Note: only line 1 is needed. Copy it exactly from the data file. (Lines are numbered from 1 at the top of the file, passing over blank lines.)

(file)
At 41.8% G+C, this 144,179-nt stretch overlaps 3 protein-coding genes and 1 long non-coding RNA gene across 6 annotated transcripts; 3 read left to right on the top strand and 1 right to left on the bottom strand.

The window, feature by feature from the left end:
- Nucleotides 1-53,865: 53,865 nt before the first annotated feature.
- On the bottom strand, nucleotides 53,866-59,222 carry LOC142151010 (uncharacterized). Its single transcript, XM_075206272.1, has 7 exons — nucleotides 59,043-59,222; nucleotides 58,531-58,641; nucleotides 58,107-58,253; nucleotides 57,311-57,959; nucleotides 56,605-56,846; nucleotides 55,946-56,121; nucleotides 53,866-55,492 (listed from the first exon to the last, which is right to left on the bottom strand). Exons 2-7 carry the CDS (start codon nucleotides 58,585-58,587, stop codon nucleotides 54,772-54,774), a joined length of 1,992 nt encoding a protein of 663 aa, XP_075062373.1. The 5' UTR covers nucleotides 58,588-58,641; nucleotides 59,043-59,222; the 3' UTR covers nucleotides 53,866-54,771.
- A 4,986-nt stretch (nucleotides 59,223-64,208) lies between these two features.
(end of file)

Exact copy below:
At 41.8% G+C, this 144,179-nt stretch overlaps 3 protein-coding genes and 1 long non-coding RNA gene across 6 annotated transcripts; 3 read left to right on the top strand and 1 right to left on the bottom strand.